It was supposed to be one of those rare weekends when my husband and I would get a brief break from parenting our three small children. Lord knows we love them, but we were in serious need of some alone time, quiet and a full night’s sleep. While our children stayed with my parents we sought refuge in the trees and lakes of a nearby campground. After much debate about which campsite was the most private, we set up our tent and flopped into our chairs by the campfire, eagerly anticipating the novels we held in hand. Ahhh. Finally. Some rest.
Minutes later a car pulled up to the site beside us and out crawled three teenaged boys.
“Check- check – check it out!” one of them rapped as he surveyed the site with his baggy pants falling down to his knees and his baseball hat twisted to one side.
My husband, Imran, and I looked at each other. Then we watched, mouths agape, as the boys unloaded the car. I was horror-struck when the middle-aged man accompanying the boys drove away, calling out, “Have a great time!”
I think one of the boys might have heard my muffled groan because he peered at me through the trees and waved. “We’re from Montréal,” he said. “It’s our first time camping alone!”
“Wonderful,” I replied, as my heart sank and my dream of a good night’s sleep evaporated.
The boys proceeded to set up their camp, swearing in a combination of French and English. Imran and I went for a hike and didn’t return until suppertime.
“Whatcha gonna cook?” one of the boys called out.
“Ah man, just eggs? We’ve got barbequed pork chops, potatoes and corn on the cob. We’ll bring some over.”
Half an hour later they came to our campfire with a pan overflowing with food.
“Just make sure you bring the pan back,” they reminded us.
When the meal was over and the dishes done, we were faced with the challenge of putting up a tarp to shelter us from rain. Seconds after my husband took out the rope, one of the Montréal boys was over at our site helping to toss it over a branch and showing us different knots to tie.
I was humbled (and not just because the kid was better at tying knots). I like to think of myself as an open-minded person, but I had judged the teenagers from the moment they stepped out of the car, simply because of their age.
That night we went to bed as the boys talked in low voices around their campfire. There was none of the loud music or partying I had anticipated. Only an air of mutual respect and shared appreciation of the outdoors.
Today there is a growing awareness about teenage boys falling behind in school and life. Apparently boys are significantly more likely than girls to drop out of school, abuse drugs, be medicated for hyperactivity, commit crime or face violence. This imbalance doesn’t bode well for anyone. During my Master’s research in the Caribbean I saw how men were more likely than women to be uneducated and unemployed. I also saw how many took out their frustration and fears on their wives and girlfriends. For the sake of us all, we need to figure out what it is that our boys need. Experts speculate it’s more male role models, a system of education that understands their brains and unique learning styles, and a culture that finds a way to keep them safe but at the same time value, rather than bemoan, their need to move their bodies, take risks and solve problems. But that weekend in the woods I realized there’s something else that boys need.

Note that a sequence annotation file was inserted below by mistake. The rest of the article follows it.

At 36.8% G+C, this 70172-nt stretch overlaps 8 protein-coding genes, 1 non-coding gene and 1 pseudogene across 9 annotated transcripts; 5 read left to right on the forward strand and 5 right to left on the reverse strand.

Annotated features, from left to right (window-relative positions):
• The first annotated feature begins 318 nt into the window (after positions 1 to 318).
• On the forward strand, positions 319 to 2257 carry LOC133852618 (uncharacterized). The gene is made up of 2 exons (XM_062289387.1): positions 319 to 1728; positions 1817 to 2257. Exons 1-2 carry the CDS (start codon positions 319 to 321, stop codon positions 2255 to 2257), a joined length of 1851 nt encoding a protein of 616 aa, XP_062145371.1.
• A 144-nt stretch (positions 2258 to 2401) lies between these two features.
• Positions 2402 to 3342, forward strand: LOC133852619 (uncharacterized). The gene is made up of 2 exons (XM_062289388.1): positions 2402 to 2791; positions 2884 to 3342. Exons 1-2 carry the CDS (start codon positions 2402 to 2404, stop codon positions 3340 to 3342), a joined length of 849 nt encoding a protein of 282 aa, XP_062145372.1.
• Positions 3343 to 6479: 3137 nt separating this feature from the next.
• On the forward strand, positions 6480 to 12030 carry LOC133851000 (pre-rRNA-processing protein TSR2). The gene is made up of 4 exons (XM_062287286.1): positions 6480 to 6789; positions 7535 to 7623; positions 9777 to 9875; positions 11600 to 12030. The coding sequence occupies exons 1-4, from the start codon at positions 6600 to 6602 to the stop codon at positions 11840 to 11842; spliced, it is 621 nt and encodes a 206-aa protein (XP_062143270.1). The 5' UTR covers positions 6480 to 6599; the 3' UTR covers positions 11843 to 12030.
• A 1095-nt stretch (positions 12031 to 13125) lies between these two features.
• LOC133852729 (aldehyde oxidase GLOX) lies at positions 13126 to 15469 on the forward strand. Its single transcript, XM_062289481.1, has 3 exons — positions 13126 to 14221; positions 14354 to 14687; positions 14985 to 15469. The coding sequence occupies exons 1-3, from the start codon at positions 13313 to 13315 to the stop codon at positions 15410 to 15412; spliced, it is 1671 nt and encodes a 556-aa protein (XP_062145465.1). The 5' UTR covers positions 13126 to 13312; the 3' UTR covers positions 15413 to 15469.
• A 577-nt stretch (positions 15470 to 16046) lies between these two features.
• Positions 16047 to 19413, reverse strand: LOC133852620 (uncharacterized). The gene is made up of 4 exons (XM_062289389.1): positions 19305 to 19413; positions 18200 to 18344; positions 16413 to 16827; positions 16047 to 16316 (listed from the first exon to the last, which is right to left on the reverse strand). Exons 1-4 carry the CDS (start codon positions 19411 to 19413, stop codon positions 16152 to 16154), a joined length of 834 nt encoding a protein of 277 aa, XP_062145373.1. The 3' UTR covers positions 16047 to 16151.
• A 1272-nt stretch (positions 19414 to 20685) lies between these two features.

Being the mom of three young kids (including two boys), I often rely on the help of strangers when we’re out in the world. I need people to hold the door open for me or pick up the shoe that my child flung off when I wasn’t looking. We live near a college and my kids and I spend a lot of time at a park nestled in between the campus and our neighbourhood. It’s not uncommon to hear complaints from neighbours about noisy college parties or the smell of pot wafting through the park. But the Montréal campers inspired me to look a bit closer. I realized all of the help male students have given me over the years. Young men have helped me carry my stroller over a huge frozen puddle, chased me down to return a toy my child dropped and even pushed my older kids on the swings when I was busy with my youngest.
I know teenage boys (and girls) have the power to keep their mothers up at night and shatter their hearts (not to mention their windows, cars and resolve). I know too that many boys are suffering. But the Montréal campers taught me that despite all of that, despite the statistics and our fear, a mighty force for good can be found in today’s male youth. Craig and Marc Kielburger or Ryan Hreljac are examples of the astounding things modern boys are creating, but even better are the everyday boys in our neighbourhoods, homes and campgrounds.
Image credit: © Creatista | Stock Free Images & Dreamstime Stock Photos
About Kelley Powell
Kelley Powell has a Master’s degree in international development and has worked at a home for impoverished women and children in India, on a domestic violence research project in Laos and with the Canadian government’s family violence prevention unit. She met and married her husband, Imran, in Laos and is now happily at home with their 3 children, aged 7, 4 and 2. She teaches yoga and meditation in Ottawa and specializes in teaching parents, pregnant women, children and teens. When her children are napping or at school, she leaves the dishes in the sink and the toys on the floor and she writes. Her publishing credits include The Globe and Mail, Maclean’s and New Moon Girls magazine. She is currently seeking a publisher for her young adult novel. Kelley is a partner in Satya Communications, a freelance writing company that creates compelling articles, reports and communication for a variety of clients.